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Distributional effects of subsidizing retirement savings accounts: Evidence from Germany

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  • Corneo, Giacomo
  • Schröder, Carsten
  • König, Johannes

Abstract

We empirically investigate the distributional consequences of the Riester scheme, the main private pension subsidization program in Germany. We find that 38% of the aggregate subsidy accrues to the top two deciles of the population, but only 7.3% to the bottom two. Nonetheless the Riester scheme is almost distributionally neutral when looking at standard inequality measures. This is due to two offsetting effects: a progressive one stemming from the subsidy schedule and a regressive one from voluntary participation. Regressions of the participation decision suggest that a high level of household wealth significantly increases the probability of benefiting from the Riester scheme.

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  • Corneo, Giacomo & Schröder, Carsten & König, Johannes, 2015. "Distributional effects of subsidizing retirement savings accounts: Evidence from Germany," Discussion Papers 2015/18, Free University Berlin, School of Business & Economics.
  • Handle: RePEc:zbw:fubsbe:201518
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    1. Raj Chetty & John N. Friedman & Soren Leth-Petersen & Torben Heien Nielsen & Tore Olsen, 2013. "Subsidies vs. Nudges: Which Policies Increase Saving the Most?," Issues in Brief ib2013-3, Center for Retirement Research.
    2. Viktor Steiner & Katharina Wrohlich & Peter Haan & Johannes Geyer, 2008. "Documentation of the Tax-Benefit Microsimulation Model STSM: Version 2008," Data Documentation 31, DIW Berlin, German Institute for Economic Research.
    3. Christian Pfarr & Udo Schneider, 2011. "Anreizeffekte und Angebotsinduzierung im Rahmen der Riester‐Rente: Eine empirische Analyse geschlechts‐ und sozialisationsbedingter Unterschiede," Perspektiven der Wirtschaftspolitik, Verein für Socialpolitik, vol. 12(1), pages 27-46, February.
    4. Joulfaian, David & Richardson, David, 2001. "Who Takes Advantage of Tax-Deferred Savings Programs? Evidence From Federal Income Tax Data," National Tax Journal, National Tax Association;National Tax Journal, vol. 54(3), pages 669-688, September.
    5. Coppola, Michela & Reil-Held, Anette, 2009. "Dynamik der Riester-Rente: Ergebnisse aus SAVE 2003 bis 2008," MEA discussion paper series 09195, Munich Center for the Economics of Aging (MEA) at the Max Planck Institute for Social Law and Social Policy.
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    1. Johannes König & Carsten Schröder, 2018. "Inequality-minimization with a given public budget," The Journal of Economic Inequality, Springer;Society for the Study of Economic Inequality, vol. 16(4), pages 607-629, December.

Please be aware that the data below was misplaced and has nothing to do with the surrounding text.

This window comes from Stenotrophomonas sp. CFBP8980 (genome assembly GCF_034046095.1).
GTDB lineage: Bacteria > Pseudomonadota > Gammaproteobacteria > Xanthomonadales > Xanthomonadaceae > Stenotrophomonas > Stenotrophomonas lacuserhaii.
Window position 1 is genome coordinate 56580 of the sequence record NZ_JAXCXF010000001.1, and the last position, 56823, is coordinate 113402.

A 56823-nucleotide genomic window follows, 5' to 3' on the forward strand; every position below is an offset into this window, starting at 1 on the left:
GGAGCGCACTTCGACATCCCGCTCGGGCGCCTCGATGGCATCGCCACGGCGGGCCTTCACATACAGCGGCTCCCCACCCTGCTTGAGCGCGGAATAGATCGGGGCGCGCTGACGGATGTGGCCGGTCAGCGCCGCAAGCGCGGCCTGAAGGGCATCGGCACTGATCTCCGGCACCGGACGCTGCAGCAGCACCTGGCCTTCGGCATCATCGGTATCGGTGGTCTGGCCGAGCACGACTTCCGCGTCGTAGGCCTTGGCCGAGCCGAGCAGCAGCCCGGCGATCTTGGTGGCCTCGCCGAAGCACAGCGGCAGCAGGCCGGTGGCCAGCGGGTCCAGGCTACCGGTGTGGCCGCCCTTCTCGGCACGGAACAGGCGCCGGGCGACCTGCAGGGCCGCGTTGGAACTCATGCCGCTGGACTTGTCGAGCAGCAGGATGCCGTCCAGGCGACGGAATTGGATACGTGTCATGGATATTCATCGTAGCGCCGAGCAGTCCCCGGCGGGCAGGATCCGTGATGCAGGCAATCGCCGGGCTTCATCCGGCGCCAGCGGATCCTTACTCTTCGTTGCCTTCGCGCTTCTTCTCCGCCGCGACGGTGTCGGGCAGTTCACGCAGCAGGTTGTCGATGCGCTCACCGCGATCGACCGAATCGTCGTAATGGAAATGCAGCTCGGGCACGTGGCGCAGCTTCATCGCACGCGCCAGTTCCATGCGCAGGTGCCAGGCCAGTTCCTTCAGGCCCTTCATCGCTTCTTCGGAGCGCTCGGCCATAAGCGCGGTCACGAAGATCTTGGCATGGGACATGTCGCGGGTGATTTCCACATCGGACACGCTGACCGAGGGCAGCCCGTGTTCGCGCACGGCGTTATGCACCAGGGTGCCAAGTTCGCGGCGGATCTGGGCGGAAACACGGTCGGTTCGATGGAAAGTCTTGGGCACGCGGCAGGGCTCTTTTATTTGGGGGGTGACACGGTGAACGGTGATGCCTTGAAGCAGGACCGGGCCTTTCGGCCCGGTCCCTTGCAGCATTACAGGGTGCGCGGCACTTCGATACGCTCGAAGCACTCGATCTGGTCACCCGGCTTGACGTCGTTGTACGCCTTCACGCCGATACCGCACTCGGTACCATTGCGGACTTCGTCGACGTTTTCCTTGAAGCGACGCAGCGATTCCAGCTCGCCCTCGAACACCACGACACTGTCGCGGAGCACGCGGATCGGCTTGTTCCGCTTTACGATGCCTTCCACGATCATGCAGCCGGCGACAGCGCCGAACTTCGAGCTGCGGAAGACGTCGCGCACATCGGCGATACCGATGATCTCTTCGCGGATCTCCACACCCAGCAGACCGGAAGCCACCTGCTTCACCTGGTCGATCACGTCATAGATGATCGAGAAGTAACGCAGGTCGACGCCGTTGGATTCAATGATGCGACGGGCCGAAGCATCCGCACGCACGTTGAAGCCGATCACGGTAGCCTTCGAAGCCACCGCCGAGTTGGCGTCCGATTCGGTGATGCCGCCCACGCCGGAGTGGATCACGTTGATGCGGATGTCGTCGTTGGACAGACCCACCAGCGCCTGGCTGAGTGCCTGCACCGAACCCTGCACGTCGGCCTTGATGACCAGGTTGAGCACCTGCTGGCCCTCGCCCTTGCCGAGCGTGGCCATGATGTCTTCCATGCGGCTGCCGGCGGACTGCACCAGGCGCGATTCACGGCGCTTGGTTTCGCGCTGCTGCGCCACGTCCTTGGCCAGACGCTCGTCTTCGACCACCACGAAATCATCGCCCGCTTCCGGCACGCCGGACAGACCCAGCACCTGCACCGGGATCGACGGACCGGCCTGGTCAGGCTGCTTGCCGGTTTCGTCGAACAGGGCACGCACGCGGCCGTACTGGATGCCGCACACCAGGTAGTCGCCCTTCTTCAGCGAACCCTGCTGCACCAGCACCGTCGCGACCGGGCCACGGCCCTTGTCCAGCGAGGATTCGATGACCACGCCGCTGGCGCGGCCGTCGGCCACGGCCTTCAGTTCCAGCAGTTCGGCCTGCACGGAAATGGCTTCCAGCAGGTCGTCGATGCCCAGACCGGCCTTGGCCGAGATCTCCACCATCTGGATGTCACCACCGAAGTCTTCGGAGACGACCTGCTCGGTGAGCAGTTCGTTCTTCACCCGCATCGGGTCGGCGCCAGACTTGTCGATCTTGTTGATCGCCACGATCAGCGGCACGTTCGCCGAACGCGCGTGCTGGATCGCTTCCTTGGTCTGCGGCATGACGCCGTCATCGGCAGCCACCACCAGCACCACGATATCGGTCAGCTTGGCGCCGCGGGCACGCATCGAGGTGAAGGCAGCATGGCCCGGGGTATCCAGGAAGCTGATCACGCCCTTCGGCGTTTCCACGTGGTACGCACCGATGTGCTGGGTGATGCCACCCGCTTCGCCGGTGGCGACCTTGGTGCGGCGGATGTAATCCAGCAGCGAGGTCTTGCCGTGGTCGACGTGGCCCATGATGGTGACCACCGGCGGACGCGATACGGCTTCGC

2. Bönke, Timm & Kemptner, Daniel & Lüthen, Holger, 2018. "Effectiveness of early retirement disincentives: Individual welfare, distributional and fiscal implications," Labour Economics, Elsevier, vol. 51(C), pages 25-37.
    3. Dolls, Mathias & Doerrenberg, Philipp & Peichl, Andreas & Stichnoth, Holger, 2018. "Do retirement savings increase in response to information about retirement and expected pensions?," Journal of Public Economics, Elsevier, vol. 158(C), pages 168-179.
    4. Timm Bönke & Markus M. Grabka & Carsten Schröder & Edward N. Wolff, 2020. "A Head‐to‐Head Comparison of Augmented Wealth in Germany and the United States," Scandinavian Journal of Economics, Wiley Blackwell, vol. 122(3), pages 1140-1180, July.
    5. Dolls, Mathias & Doerrenberg, Philipp & Peichl, Andreas & Stichnoth, Holger, 2019. "Reprint of: Do retirement savings increase in response to information about retirement and expected pensions?," Journal of Public Economics, Elsevier, vol. 171(C), pages 105-116.
    6. Salvador Barrios & Flavia Coda Moscarola & Francesco Figari & Luca Gandullia, 2020. "Size and distributional pattern of pension-related tax expenditures in European countries," International Tax and Public Finance, Springer;International Institute of Public Finance, vol. 27(5), pages 1287-1320, October.
    7. Mathias Dolls & Philipp Doerrenberg & Andreas Peichl & Holger Stichnoth, 2016. "Do Savings Increase in Response to Salient Information about Retirement and Expected Pensions?," NBER Working Papers 22684, National Bureau of Economic Research, Inc.

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    More about this item

    Keywords

    saving subsidies; retirement plans; income distribution;

    JEL classification:

    • D31 - Microeconomics - - Distribution - - - Personal Income and Wealth Distribution
    • H55 - Public Economics - - National Government Expenditures and Related Policies - - - Social Security and Public Pensions
    • J32 - Labor and Demographic Economics - - Wages, Compensation, and Labor Costs - - - Nonwage Labor Costs and Benefits; Retirement Plans; Private Pensions
    • D14 - Microeconomics - - Household Behavior - - - Household Saving; Personal Finance
    • I38 - Health, Education, and Welfare - - Welfare, Well-Being, and Poverty - - - Government Programs; Provision and Effects of Welfare Programs

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